COVID-19 Information Page

In an effort to help combat misinformation and answer questions about the Coronavirus, we have asked the doctors associated with IUPH to help us create this page for our readers.
As more information becomes available we will update this page.
The most important thing to keep in mind is not to panic. Do not give into the urge to hoard food, medicine or medical supplies to the detriment of your fellow citizens and medical professionals. 
We are all in this together.

COVID-19 Basics

Q: What is COVID-19?

A: COVID-19 is a virus strain, first identified in Wuhan, Hubei Province, China, that has only spread in people since December 2019.

Q: Is COVID-19 a biological weapon?

A: There are a couple of conspiracy theories in social media that the virus was a weapon being developed by the Chinese or that the US Army created and spread the virus in China.  Both are ridiculous, without any merit.  COVID-19 does not meet any criteria for a biological weapon.  Most importantly, no country would deploy a biological weapon to which it has no cure and is as susceptible as anyone else.

 

Q: How does COVID-19 spread and what are the symptoms?

A: COVID-19 is primarily spread through respiratory droplets, which means to become infected, people generally must be within six feet of someone who is contagious and come into contact with these droplets. It may be possible that a person can get COVID-19 by touching a surface or object that has the virus on it and then touching their own mouth, nose, or possibly their eyes, but this is not thought to be the main way the virus spreads. Symptoms of COVID-19 appear within two to 14 days after exposure and include fever, cough, runny nose and difficulty breathing.

 

Q: How long does it take for symptoms of the COVID-19 to appear?

A: CDC believes that symptoms of COVID-19 may appear in as few as two days, or as long as 14 days after exposure. To be cautious, many governments are requiring an isolation period of 14 days for people returning from endemic areas

 

Q: How is COVID-19 treated?

A: There is currently no FDA approved medication for COVID-19. People infected with this virus should receive supportive care such as rest, fluids and fever control, to help relieve symptoms. For severe cases, treatment should include care to support vital organ functions. 

Q. What are the symptoms of the novel coronavirus (COVID-19) infection?

A. Patients with confirmed infection from the COVID-19 virus reported these respiratory symptoms:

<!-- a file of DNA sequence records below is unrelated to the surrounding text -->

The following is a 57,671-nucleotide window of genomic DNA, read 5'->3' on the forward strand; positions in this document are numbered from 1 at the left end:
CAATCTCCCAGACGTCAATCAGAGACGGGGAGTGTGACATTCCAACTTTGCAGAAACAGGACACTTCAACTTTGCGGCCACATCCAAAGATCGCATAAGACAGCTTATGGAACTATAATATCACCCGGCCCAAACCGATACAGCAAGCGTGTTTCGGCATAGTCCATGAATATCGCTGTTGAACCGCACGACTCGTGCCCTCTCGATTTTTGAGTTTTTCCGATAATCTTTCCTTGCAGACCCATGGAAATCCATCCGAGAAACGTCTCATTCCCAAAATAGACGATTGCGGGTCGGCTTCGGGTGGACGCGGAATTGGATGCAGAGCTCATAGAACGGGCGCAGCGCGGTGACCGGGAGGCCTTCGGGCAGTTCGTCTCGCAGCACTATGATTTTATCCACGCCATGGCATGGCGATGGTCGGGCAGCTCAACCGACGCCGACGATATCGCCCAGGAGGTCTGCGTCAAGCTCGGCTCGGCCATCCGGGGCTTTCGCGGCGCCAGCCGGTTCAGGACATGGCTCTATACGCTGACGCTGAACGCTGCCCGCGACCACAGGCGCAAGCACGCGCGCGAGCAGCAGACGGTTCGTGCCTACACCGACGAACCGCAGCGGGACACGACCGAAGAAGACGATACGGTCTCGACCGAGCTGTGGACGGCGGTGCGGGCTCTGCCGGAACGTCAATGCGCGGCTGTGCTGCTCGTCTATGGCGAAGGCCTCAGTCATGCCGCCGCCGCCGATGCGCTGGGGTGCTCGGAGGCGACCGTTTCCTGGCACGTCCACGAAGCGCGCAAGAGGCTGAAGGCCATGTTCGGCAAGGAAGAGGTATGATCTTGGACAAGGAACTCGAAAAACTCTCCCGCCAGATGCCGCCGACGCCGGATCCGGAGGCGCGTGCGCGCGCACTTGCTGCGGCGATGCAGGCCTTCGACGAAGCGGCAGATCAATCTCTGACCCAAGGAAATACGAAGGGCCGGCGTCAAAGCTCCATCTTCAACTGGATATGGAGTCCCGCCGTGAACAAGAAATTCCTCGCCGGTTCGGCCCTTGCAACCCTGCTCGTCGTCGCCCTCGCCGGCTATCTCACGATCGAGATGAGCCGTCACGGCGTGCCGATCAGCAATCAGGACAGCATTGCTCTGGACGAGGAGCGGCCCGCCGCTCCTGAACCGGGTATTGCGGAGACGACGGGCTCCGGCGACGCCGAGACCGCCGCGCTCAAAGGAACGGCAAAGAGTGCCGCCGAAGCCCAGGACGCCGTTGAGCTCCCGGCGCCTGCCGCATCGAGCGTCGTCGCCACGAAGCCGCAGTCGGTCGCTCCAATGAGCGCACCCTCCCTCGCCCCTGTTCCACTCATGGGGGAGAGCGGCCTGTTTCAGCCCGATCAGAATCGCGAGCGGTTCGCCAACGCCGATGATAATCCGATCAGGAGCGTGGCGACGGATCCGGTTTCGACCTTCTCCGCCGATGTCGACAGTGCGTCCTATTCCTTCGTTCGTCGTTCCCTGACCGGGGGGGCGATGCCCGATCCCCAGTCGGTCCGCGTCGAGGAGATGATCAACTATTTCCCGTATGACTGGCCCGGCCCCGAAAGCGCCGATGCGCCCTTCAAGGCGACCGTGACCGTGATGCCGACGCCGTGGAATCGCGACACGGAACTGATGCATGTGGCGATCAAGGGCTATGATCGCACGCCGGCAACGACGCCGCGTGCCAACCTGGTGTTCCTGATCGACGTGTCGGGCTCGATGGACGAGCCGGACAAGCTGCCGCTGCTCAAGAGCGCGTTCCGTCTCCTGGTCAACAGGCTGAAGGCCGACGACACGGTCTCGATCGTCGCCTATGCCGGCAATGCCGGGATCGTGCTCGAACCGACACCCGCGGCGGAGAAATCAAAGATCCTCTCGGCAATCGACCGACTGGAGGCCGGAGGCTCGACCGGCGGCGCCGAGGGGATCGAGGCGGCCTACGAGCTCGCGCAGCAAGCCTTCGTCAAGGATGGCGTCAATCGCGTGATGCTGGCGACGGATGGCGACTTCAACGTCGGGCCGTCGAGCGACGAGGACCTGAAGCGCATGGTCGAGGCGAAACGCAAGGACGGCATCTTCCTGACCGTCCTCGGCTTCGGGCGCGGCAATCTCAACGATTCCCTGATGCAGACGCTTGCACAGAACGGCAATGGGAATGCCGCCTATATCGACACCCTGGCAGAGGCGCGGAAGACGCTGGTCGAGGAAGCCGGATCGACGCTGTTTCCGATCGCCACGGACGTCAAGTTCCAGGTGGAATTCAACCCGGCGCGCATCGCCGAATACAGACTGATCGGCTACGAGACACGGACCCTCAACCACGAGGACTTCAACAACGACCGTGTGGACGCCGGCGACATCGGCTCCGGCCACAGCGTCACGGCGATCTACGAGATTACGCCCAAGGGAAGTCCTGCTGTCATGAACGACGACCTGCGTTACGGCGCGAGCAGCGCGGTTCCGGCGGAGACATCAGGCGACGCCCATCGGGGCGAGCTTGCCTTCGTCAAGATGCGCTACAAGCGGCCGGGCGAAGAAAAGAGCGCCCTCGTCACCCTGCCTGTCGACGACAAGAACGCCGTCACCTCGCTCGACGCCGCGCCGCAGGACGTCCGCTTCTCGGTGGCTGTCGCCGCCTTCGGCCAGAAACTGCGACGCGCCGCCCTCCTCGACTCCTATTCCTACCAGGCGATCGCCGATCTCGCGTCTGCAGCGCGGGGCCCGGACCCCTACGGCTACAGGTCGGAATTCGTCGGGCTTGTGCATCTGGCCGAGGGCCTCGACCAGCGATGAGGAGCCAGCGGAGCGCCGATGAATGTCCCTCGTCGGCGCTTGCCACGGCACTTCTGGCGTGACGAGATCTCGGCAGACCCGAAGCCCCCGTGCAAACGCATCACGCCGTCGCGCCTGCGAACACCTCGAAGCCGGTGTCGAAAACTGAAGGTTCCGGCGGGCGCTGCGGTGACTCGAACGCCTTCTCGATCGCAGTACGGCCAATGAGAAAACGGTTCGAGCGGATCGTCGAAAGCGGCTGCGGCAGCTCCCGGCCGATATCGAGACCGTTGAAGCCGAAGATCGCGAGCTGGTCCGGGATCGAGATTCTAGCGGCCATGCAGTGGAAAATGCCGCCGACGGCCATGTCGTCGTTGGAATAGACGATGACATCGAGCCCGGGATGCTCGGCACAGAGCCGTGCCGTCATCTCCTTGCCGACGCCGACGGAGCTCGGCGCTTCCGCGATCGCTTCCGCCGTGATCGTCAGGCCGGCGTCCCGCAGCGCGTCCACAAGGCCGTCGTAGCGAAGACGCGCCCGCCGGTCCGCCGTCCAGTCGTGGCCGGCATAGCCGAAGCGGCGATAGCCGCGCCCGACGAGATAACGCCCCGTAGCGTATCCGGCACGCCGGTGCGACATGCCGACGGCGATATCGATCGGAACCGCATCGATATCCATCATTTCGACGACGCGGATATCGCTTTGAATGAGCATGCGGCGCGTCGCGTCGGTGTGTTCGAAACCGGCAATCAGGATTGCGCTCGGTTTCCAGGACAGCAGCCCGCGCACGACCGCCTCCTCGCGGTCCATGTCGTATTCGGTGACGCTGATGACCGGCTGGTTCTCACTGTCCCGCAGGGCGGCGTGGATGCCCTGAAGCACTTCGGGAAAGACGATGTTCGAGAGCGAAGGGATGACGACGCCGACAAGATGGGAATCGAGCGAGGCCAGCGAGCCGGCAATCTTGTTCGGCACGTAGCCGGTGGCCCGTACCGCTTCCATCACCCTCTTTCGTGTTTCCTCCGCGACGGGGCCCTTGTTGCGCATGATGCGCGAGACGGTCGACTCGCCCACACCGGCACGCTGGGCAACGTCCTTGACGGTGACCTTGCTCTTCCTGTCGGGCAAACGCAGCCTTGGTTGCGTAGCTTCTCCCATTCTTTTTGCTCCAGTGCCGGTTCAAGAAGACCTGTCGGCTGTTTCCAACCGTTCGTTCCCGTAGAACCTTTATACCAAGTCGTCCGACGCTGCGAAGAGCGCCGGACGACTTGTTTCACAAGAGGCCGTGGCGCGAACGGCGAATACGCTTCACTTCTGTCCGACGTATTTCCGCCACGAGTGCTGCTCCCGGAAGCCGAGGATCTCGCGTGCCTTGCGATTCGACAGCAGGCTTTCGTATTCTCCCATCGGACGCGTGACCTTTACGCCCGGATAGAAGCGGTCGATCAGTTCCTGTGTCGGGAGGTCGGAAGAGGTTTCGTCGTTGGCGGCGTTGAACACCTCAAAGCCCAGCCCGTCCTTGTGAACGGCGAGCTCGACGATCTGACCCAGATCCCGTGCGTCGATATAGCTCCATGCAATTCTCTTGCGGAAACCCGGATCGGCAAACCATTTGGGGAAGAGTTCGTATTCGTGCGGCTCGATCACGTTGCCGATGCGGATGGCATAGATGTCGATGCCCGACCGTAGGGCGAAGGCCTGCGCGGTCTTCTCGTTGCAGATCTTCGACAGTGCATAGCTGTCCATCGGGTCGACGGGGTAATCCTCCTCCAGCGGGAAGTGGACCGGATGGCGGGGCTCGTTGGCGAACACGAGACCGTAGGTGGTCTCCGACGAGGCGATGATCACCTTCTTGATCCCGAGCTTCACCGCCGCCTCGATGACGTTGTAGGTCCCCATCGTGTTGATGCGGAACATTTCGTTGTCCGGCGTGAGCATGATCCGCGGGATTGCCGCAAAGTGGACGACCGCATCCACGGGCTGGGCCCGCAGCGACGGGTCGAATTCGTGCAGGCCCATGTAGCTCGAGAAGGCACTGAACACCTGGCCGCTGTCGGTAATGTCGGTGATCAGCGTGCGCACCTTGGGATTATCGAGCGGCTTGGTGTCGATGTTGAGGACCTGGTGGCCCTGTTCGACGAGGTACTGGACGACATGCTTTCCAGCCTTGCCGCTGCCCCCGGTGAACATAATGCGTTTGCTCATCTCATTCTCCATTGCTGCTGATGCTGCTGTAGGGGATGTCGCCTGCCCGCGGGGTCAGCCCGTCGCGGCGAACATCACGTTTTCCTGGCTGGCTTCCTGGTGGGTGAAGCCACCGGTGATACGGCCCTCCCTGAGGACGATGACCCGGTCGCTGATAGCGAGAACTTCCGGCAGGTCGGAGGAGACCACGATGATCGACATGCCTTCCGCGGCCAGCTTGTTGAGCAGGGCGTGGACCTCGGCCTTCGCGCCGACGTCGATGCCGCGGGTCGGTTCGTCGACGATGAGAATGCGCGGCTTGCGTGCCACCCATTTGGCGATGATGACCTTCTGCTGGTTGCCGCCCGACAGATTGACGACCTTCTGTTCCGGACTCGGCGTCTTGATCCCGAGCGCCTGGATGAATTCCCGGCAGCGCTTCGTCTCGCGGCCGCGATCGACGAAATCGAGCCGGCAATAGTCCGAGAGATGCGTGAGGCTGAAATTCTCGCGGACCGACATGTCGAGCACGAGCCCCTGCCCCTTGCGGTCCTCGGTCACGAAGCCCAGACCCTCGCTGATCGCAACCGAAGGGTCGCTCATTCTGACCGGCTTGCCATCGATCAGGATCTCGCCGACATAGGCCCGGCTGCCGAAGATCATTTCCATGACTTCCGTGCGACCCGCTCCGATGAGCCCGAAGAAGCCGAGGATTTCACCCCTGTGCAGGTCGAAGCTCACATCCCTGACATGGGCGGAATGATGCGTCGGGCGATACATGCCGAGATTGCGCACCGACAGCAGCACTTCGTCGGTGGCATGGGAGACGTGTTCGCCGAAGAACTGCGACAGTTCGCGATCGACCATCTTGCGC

• Fever (not always present).

  • Difficulty breathing/Shortness of breath.

  • Cough.

Other possible coronavirus symptoms of COVID-19 include:

  • Sore throat.

  • Body aches.

  • Tiredness.

Symptoms can range in severity from very mild to severe. In about 80% of patients, COVID-19 causes only mild symptoms.

Q. When should I be tested for COVID-19?

A. Call your healthcare provider if you:

  • Feel sick with fever, cough or have difficulty breathing.

  • Have been in close contact with a person known or suspected to have COVID-19.

  • Live in or recently traveled from an area with ongoing active spread or for which there are travel alerts.

Your healthcare provider will ask you questions about your symptoms and recent travel history. Your healthcare provider will tell you if you need to be tested for the novel coronavirus, COVID-19 and where to go to be tested.

***Update on March 18, 2020***

The World Health Organization has recommended that people suffering COVID-19 symptoms avoid taking ibuprofen after French officials warned that anti-inflammatory drugs could worsen the effects of the virus. Unless recommended by your physician you should avoid the use of steroids and non-steroidal anti-inflammatory (NSAIDs) products, including ibuprofen and Advil, for the alleviation of COVID-19 symptoms.

Prevention

Q: Is there a vaccine?

A: Currently, there is no vaccine available.  Most likely, it will be the end of the year before one is available.

 

Q: How can I best protect myself?

A: Practice the following:

  • Wash your hands often with soap and water for at least 15-20 seconds. If soap and water are not available, use a hand sanitizer with at least 60% alcohol. (See video below on how to effectively wash your hands. Also, it's funny.)

  • Avoid touching your eyes, nose, and mouth with unwashed hands.

  • Avoid close contact (within 6 feet) with people who are sick.

  • Stay home when you are sick.

  • Cover your cough or sneeze with a tissue, then throw the tissue in the trash.

  • Standard household cleaners and wipes are effective in cleaning and disinfecting frequently touched objects and surfaces.

  • It’s currently flu and respiratory disease season and CDC recommends getting vaccinated, taking everyday preventive actions to stop the spread of germs, and taking flu antivirals if prescribed.

Q: Should I wear a face mask? Will that help protect me?

A:  If you are sick: You should wear a facemask when you are around other people (e.g., sharing a room or vehicle) and before you enter a healthcare provider’s office. If you are not able to wear a facemask (for example, because it causes trouble breathing), then you should do your best to cover your coughs and sneezes, and people who are caring for you should wear a facemask if they enter your room.

If you are not sick: You do not need to wear a facemask unless you are caring for someone who is sick (and they are unable to wear a facemask). Facemasks may be in short supply and they should be saved for caregivers and medical providers.

Where can I learn more about COVID-19?

***This information was provided by Dr. Ketan Desai, physician and author of Germs of War.***

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